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Rescooped by Dennis V Thomas from Geography Education!

Time-Space Compression

Time-Space Compression | Advance Placement Human Geography |
In this age of fast travel and instant digital communications, we tend to forget that not so long ago, distances were subjectively very different.

Via Seth Dixon
geofoodgraz's curator insight, December 15, 2012 4:35 AM
Seth Dixon, Ph.D.'s insight:

"This series of maps shows the great leaps and bounds that were made during the 19th century in transportation technology in the United States.  This impacted population settlement, economic interactions and functionally made the great distances seem smaller.  This is what many call the time-space compression; the friction of distance is diminished as communication and transportation technologies improve.  


Questions to Ponder: When someone says they live "10 minutes away," what does that say about how we think about distance, transportation infrastructure and time?  How is geography still relevant in a world where distance appears to becoming less of a factor?  "

Wilmine Merlain's curator insight, November 1, 2014 7:54 PM

With the development of modern equipment useful in maneuvering around the world, the time it took those living in the 1800's has been reduced to getting anywhere around the world with time spanning from 30- 24hrs. This of course has been made possible due to the development of roads, better boating constructions and air travel.

Michael Mazo's curator insight, December 10, 2014 8:12 PM

Since 1800 the rate of travel has increased exponentially through the years. From the very beginning of travel, it would take close to a week just to get from the east coast to the middle of the United States. Through the use of railroads we have overcome the "time" factor and essentially eliminated it from playing a role in the way we travel. Today's advances in transportation has made seeing others much easier and most importantly it has developed a connected world that allows for transport of goods and services possible to such an extent that as citizens of the United states we are able to access almost anything we need from a day to day basis. A technology like this will continue to expand and grow to make the life of people that much easier.

Rescooped by Dennis V Thomas from Geography Education!

Development and Demographic Changes: "The last woman..".

Development and Demographic Changes: "The last woman..". | Advance Placement Human Geography |

While global population now is almost reaching 7 billion, mainly to due high birth rates in the developing world, many of the more developed parts of Asia (and elsewhere) are facing shrinking population as fewer women are choosing to marry and have children.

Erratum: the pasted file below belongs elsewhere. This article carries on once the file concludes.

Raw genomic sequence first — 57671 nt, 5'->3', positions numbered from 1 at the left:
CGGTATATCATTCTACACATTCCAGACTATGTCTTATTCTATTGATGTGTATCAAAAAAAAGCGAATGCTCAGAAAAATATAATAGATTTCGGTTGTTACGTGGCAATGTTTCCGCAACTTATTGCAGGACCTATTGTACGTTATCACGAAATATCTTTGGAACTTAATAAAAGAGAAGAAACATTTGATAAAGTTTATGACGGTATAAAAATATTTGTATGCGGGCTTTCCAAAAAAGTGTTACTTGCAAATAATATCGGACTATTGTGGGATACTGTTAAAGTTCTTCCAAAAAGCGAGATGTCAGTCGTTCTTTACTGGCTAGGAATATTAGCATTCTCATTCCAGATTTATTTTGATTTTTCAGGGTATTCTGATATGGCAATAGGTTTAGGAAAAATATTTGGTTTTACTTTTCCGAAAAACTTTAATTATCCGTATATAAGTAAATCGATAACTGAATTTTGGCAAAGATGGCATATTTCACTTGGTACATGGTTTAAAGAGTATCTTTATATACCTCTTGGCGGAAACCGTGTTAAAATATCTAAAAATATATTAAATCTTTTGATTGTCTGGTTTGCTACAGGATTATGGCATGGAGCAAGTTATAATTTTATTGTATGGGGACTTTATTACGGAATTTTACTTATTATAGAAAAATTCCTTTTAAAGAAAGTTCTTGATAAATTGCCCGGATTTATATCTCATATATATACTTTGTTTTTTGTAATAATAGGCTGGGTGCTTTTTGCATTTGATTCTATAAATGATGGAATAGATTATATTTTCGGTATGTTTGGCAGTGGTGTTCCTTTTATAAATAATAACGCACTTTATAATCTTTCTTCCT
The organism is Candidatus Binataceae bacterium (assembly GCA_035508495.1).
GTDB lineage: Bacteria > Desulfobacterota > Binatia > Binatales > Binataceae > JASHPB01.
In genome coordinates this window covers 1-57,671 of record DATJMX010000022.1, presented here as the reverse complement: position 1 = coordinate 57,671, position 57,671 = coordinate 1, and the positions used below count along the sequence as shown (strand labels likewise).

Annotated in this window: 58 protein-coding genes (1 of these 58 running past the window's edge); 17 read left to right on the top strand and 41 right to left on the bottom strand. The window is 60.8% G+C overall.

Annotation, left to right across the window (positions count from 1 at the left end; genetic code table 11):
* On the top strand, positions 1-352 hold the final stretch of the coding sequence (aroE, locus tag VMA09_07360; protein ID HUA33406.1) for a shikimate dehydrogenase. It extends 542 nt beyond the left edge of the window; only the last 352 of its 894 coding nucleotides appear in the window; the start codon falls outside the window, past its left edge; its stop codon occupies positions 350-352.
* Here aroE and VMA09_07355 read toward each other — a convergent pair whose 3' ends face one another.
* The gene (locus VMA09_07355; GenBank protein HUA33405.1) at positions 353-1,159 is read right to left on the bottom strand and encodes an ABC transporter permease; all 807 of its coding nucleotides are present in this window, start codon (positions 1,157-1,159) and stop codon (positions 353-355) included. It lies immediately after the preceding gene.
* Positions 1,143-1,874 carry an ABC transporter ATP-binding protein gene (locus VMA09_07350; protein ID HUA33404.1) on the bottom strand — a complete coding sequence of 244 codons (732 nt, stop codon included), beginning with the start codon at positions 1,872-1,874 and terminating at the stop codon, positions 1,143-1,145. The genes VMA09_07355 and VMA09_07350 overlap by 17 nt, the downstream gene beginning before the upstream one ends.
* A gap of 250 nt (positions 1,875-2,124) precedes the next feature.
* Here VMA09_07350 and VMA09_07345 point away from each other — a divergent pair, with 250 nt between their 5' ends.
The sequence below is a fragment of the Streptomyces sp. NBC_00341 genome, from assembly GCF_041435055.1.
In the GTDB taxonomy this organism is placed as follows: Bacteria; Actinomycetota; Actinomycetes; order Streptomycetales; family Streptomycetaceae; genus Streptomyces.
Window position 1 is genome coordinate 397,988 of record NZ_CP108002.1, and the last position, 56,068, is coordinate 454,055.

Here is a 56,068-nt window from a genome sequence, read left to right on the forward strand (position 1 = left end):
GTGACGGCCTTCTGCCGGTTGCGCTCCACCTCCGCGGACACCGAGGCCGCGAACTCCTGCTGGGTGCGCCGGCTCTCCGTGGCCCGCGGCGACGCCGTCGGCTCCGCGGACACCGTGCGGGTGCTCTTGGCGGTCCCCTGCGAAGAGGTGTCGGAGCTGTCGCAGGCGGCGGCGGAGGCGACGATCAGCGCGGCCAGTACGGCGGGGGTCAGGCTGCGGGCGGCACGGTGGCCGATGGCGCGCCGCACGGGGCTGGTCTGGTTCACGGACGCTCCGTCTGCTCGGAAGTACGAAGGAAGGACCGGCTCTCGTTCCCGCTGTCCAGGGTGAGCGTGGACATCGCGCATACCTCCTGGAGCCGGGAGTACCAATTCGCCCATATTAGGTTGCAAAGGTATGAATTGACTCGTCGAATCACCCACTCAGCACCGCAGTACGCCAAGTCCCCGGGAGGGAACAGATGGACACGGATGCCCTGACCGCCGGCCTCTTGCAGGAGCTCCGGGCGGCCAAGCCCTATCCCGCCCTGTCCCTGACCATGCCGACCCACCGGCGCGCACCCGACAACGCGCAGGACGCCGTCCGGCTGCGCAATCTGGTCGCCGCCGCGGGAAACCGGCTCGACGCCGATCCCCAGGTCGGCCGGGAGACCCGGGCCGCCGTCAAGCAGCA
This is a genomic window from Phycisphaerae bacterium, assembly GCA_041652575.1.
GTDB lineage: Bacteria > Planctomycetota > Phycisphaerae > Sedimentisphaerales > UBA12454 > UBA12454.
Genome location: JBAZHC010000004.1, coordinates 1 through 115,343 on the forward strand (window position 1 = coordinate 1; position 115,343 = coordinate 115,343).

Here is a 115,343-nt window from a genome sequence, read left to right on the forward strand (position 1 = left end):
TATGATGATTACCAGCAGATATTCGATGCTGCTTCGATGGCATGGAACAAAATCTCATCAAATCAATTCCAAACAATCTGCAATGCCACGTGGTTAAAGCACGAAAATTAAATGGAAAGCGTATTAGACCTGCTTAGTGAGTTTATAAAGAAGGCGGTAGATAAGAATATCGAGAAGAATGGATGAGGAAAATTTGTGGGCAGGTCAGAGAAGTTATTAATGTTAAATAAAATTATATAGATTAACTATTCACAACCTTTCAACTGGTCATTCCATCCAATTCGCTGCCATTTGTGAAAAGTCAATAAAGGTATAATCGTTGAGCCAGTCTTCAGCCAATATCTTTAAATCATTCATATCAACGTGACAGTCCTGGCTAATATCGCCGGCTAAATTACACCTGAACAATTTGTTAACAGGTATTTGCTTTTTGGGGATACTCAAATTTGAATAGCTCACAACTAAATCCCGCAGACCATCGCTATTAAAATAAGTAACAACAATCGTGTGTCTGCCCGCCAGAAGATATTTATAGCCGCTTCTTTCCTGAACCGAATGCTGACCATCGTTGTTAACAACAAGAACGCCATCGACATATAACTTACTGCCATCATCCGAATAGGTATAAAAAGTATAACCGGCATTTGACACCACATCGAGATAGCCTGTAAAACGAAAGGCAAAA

This is a very concrete way to discuss the Demographic Transition Model and population issues around the world.   Cultural values shifting, globalization and demographics all merge together in this issue. 

Via Seth Dixon
Lisa Fonseca's comment, November 3, 2011 8:05 PM
This is absolutely shocking! I never thought this was possible. It is even more shocking that it is so common within many countries and not just Hong Kong. The only two countries that seem to be in good standings are Canada and Brazil. All other 14 are at risk during the years 3000 to about 3050. Now due to this shrinking in female population then leading to just shrinking in population in general, wouldn't this then lead to a serious decrease in our global population and be for the better. Could this then mean more resources and less poverty? Although another idea that just came to mind, this situation would benefit India because they value males over females. The male is favored because they inherit land, pass on the family name, and financially provide for the parents. Overall this female population decline just merges a variety of concerns.
Robert Slone's curator insight, September 23, 2014 8:40 AM

It is amazing how individual decisions can affect everything about the future,even the population of entire societies.

Courtney Barrowman's curator insight, October 1, 2014 11:12 PM

Unit 2

Rescooped by Dennis V Thomas from Geography Education!

The Burgess and Hoyt Models

The Burgess and Hoyt Models | Advance Placement Human Geography |

It is possible in many cities to identify zones with a particular type of land use - eg a residential zone. Often these zones have developed due to a combination of economic and social factors. In some cases planners may have tried to separate out some land uses, eg an airport is separated from a large housing estate.


The concentric and sector models in one news article?  The BBC is showing once again the possibilities available if only the United States taught more geography in the schools. 


Tags: urban, models, unit 7 cities, APHG.

Via Seth Dixon
Sally Egan's curator insight, June 25, 2013 7:50 PM

Useful to develop understanding of the models of urban landuse zones within cities.